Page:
On Feb. 27, Governor Ron DeSantis’ campaign promise to address “WOKE” corporations applied to Walt Disney Co. with House Bill 9B.
As lawsuits are filed, this year-long dispute reveals the political term “WOKE” as a central emphasis. Among the scrutiny of local taxpayers and employees is the future of Florida’s socio-political norms and tourist economy.
Otherwise known as the Independent Special Districts Bill, House Bill 9B redefined the company.
It amended the Reedy Creek Improvement District where Disney resides, a special tax district with complete autonomy over all infrastructure projects, bonds and taxes. It has nearly $160 million in tax rates and $1 billion in debt.
Gov. DeSantis altered the Disney board of supervisors with hand-picked members and nullified previous territorial agreements, placing further administrative provisions over Disney attractions and renaming the district to the Central Florida Tourism District.
At a press conference, Disney remarked how DeSantis is “weaponizing the power of government to punish private business.”
The term “WOKE” is a focal point of this year-long dispute. With its various interpretations throughout Florida politics, this term establishes a socio-political precedent for all, regardless of whether there is a victory for one or a compromise. It also reflects how it maintains this contention relevant despite halted discussion.
Disney’s use of “WOKE” can be considered progressive activism, reflected in its public opposition to the Parent Rights in Education Law enacted on March 28, which is how the dispute began.
Opponents recognize it as the Don’t Say Gay Bill that placed measures in classroom settings regarding gender identity and sexual orientation.
In a press conference with NBC, DeSantis explained how the term “put[s] merit and achievement behind identity politics, and it’s basically a war on the truth…it has corrupted institutions.”
These measures began on June 1, but this multifaceted issue is being challenged in court. Two lawsuits have been filed: one in federal court by Disney on April 26 and one in state court by DeSantis on May 1.
Disney pushes to uphold their federal lawsuit under the supremacy of constitutional violations, specifically the first amendment right to freedom of speech. As for the state-level case, it argues for violations in contract agreements established under the Reedy Creek Improvement District.
In both cases, DeSantis justifies his lawsuit under the new tax district approved by the Florida Legislature, limiting Disney’s alleged business advantages over the state.
“I think they crossed the line,” he said. “We’re going to make sure we’re fighting back when people are threatening our parents and threatening our kids.”
However, both claimants may place their reputations at risk with this liability that cannot be redacted.
Disney’s plan to invest $17 billion in new facilities is now on hold. On May 18, the corporation suspended its $1 billion investment in the Lake Nona Project.
The project aspired to relocate thousands of employees from California to Florida. Instead, Disney faces measures to compensate employees and halted construction.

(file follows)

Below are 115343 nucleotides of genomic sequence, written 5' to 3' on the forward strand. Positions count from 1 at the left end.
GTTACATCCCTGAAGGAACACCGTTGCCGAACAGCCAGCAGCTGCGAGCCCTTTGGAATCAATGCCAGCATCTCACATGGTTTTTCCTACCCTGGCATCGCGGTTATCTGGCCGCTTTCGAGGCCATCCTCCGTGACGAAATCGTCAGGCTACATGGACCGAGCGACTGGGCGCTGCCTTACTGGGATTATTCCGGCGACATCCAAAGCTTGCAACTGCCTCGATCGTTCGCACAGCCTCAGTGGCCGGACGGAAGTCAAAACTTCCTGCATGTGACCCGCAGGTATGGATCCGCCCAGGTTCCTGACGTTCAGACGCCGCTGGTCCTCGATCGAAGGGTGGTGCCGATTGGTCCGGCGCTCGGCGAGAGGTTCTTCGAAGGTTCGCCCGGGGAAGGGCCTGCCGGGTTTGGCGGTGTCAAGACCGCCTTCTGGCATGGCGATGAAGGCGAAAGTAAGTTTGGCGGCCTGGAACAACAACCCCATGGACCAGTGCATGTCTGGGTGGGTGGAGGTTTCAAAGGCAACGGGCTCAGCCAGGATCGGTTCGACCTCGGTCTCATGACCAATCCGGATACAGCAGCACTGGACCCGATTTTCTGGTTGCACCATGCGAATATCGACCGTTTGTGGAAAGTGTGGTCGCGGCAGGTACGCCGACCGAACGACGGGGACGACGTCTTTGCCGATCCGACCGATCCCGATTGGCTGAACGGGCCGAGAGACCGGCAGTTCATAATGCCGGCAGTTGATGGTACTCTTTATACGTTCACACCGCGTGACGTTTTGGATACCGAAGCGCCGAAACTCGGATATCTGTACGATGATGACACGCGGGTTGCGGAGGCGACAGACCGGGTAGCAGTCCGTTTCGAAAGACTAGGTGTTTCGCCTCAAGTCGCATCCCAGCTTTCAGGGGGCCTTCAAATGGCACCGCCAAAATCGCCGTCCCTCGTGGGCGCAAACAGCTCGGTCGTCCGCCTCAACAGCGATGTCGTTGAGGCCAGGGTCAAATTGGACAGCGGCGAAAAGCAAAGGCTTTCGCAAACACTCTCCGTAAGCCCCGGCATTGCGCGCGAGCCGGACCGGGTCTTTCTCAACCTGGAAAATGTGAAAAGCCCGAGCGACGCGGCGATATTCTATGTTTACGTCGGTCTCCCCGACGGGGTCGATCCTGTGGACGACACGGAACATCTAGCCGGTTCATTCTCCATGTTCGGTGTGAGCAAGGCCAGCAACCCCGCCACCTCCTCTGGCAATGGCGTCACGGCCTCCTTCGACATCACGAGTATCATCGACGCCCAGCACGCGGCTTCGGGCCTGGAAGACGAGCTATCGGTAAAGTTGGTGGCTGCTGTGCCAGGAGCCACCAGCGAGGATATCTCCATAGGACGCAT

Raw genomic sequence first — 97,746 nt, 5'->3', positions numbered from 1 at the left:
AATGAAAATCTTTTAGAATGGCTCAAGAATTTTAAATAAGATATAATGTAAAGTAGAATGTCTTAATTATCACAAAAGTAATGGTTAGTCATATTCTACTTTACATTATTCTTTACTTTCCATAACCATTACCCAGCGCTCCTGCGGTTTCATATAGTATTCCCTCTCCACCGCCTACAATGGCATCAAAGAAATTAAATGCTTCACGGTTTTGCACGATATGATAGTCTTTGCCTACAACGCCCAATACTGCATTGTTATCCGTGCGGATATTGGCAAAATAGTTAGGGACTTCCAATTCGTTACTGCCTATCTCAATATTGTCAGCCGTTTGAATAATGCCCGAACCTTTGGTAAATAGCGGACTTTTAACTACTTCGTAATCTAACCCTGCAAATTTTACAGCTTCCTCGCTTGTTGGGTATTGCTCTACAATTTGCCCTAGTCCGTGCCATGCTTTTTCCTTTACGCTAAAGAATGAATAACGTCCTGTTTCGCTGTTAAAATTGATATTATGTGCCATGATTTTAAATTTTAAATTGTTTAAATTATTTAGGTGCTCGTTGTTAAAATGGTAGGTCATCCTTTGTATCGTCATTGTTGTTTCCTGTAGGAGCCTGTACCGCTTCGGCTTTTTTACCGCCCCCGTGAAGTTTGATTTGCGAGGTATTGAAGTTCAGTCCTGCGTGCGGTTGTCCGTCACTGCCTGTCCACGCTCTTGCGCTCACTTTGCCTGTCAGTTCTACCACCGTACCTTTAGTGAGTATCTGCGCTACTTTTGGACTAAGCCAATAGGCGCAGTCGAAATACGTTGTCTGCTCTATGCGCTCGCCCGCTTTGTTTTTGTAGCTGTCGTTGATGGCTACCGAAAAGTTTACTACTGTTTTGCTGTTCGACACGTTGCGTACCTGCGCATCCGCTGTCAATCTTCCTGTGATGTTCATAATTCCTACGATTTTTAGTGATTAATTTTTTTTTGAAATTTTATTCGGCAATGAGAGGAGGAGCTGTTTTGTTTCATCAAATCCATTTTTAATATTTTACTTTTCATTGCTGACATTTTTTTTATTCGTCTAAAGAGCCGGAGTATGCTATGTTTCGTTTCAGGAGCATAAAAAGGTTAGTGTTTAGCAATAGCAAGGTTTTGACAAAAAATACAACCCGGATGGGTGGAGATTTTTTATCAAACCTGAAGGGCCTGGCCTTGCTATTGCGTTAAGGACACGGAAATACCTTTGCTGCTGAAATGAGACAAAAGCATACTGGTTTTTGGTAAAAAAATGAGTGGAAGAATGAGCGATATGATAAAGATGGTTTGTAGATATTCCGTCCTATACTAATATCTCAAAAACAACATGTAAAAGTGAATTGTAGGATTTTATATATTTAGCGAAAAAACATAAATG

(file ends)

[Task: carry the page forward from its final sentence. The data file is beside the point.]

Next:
Disney CEO Robert Allen Iger expressed in a statement that Disney is concerned with its current social contribution to job creation compared to DeSantis’ alleged tax benefits that would come with its limited autonomy.
“Does the state want us to invest more, employ more people, and pay more taxes, or not?” he said.
These lawsuits may also burden DeSantis as he defies Florida’s largest taxpayer. With a loss, failure to completely fulfill his campaign promise to regulate “WOKE” corporations could jeopardize his image, given his recent presidential campaign.
Located in Orlando, Florida, approximately three million people may consider their livelihoods reliant on Disney. It’s a global tourist destination and central Florida’s largest employer with nearly 75,000 employees, according to the New York Times.
A 21-year-old cast member for Disney, wishing to remain anonymous, has been an employee for nearly a year. She believes the company has handled the dispute well.
“Disney does a good job of keeping the outside world outside, and the magic inside,” she said.
If Disney loses this case, it could cause other groups to fear standing up for their beliefs, she said. Additionally, smaller companies may not be able to recover like Disney can.
“I think he is doing this to attack minorities. DeSantis is making moves on ‘WOKE’ people to inspire his base to vote for him,” she said.
These circumstances are also causing local resentment and speculation about how both claimants will maintain Florida’s tourist economy. Will the tax burden fall on the people of Orlando?
Being an Orlando resident her entire life, she believes DeSantis would want to avoid increasing taxes since his followers would oppose it.
The decision over which court case must or will be in session remains undecided as of June 12.
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Featured Image: “Where Dreams Come True:” The Walt Disney World Entrance Sign in Orlando, Florida. Unmodified photo by Wikimedia Commons used under a Creative Commons license. (bit.ly/45tOUJw).